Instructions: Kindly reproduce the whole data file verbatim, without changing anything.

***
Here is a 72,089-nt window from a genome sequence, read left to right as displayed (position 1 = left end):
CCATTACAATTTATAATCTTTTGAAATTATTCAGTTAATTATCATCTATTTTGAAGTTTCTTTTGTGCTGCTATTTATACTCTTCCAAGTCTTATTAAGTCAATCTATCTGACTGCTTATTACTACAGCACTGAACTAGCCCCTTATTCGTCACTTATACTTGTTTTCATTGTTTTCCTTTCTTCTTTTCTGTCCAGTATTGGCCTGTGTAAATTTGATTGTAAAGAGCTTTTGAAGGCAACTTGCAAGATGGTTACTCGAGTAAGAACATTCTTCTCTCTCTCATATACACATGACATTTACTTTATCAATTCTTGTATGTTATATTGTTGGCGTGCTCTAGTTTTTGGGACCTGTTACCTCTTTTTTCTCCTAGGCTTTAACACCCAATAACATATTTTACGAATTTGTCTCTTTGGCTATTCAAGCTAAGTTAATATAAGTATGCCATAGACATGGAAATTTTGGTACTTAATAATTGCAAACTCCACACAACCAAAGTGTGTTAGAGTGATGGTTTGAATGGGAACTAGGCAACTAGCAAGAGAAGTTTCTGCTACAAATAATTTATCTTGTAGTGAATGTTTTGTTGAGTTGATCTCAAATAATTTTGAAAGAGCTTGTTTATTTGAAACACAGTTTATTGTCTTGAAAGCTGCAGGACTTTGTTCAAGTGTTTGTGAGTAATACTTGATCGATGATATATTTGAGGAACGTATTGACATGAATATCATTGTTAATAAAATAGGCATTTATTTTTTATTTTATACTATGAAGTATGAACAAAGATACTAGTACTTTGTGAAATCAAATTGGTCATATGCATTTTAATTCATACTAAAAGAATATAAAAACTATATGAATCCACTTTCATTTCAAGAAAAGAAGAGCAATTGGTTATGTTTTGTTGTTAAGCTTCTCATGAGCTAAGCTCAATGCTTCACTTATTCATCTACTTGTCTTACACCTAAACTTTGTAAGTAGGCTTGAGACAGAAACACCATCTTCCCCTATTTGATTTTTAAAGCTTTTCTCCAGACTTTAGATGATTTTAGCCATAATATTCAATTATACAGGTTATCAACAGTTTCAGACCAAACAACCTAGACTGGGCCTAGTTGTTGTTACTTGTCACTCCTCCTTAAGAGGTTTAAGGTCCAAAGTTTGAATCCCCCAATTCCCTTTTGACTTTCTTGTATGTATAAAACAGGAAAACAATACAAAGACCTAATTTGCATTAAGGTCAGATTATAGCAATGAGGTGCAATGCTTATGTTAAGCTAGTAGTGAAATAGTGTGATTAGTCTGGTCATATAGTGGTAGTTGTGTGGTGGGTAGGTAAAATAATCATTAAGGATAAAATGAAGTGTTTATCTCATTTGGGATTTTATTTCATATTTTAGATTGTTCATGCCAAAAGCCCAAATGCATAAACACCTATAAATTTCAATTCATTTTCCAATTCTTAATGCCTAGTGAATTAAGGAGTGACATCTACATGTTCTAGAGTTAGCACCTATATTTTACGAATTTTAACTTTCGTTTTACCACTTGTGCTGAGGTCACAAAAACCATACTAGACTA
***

Here is a 72,089-nt window from a genome sequence, read left to right as displayed (position 1 = left end):
CCATTACAATTTATAATCTTTTGAAATTATTCAGTTAATTATCATCTATTTTGAAGTTTCTTTTGTGCTGCTATTTATACTCTTCCAAGTCTTATTAAGTCAATCTATCTGACTGCTTATTACTACAGCACTGAACTAGCCCCTTATTCGTCACTTATACTTGTTTTCATTGTTTTCCTTTCTTCTTTTCTGTCCAGTATTGGCCTGTGTAAATTTGATTGTAAAGAGCTTTTGAAGGCAACTTGCAAGATGGTTACTCGAGTAAGAACATTCTTCTCTCTCTCATATACACATGACATTTACTTTATCAATTCTTGTATGTTATATTGTTGGCGTGCTCTAGTTTTTGGGACCTGTTACCTCTTTTTTCTCCTAGGCTTTAACACCCAATAACATATTTTACGAATTTGTCTCTTTGGCTATTCAAGCTAAGTTAATATAAGTATGCCATAGACATGGAAATTTTGGTACTTAATAATTGCAAACTCCACACAACCAAAGTGTGTTAGAGTGATGGTTTGAATGGGAACTAGGCAACTAGCAAGAGAAGTTTCTGCTACAAATAATTTATCTTGTAGTGAATGTTTTGTTGAGTTGATCTCAAATAATTTTGAAAGAGCTTGTTTATTTGAAACACAGTTTATTGTCTTGAAAGCTGCAGGACTTTGTTCAAGTGTTTGTGAGTAATACTTGATCGATGATATATTTGAGGAACGTATTGACATGAATATCATTGTTAATAAAATAGGCATTTATTTTTTATTTTATACTATGAAGTATGAACAAAGATACTAGTACTTTGTGAAATCAAATTGGTCATATGCATTTTAATTCATACTAAAAGAATATAAAAACTATATGAATCCACTTTCATTTCAAGAAAAGAAGAGCAATTGGTTATGTTTTGTTGTTAAGCTTCTCATGAGCTAAGCTCAATGCTTCACTTATTCATCTACTTGTCTTACACCTAAACTTTGTAAGTAGGCTTGAGACAGAAACACCATCTTCCCCTATTTGATTTTTAAAGCTTTTCTCCAGACTTTAGATGATTTTAGCCATAATATTCAATTATACAGGTTATCAACAGTTTCAGACCAAACAACCTAGACTGGGCCTAGTTGTTGTTACTTGTCACTCCTCCTTAAGAGGTTTAAGGTCCAAAGTTTGAATCCCCCAATTCCCTTTTGACTTTCTTGTATGTATAAAACAGGAAAACAATACAAAGACCTAATTTGCATTAAGGTCAGATTATAGCAATGAGGTGCAATGCTTATGTTAAGCTAGTAGTGAAATAGTGTGATTAGTCTGGTCATATAGTGGTAGTTGTGTGGTGGGTAGGTAAAATAATCATTAAGGATAAAATGAAGTGTTTATCTCATTTGGGATTTTATTTCATATTTTAGATTGTTCATGCCAAAAGCCCAAATGCATAAACACCTATAAATTTCAATTCATTTTCCAATTCTTAATGCCTAGTGAATTAAGGAGTGACATCTACATGTTCTAGAGTTAGCACCTATATTTTACGAATTTTAACTTTCGTTTTACCACTTGTGCTGAGGTCACAAAAACCATACTAGACTA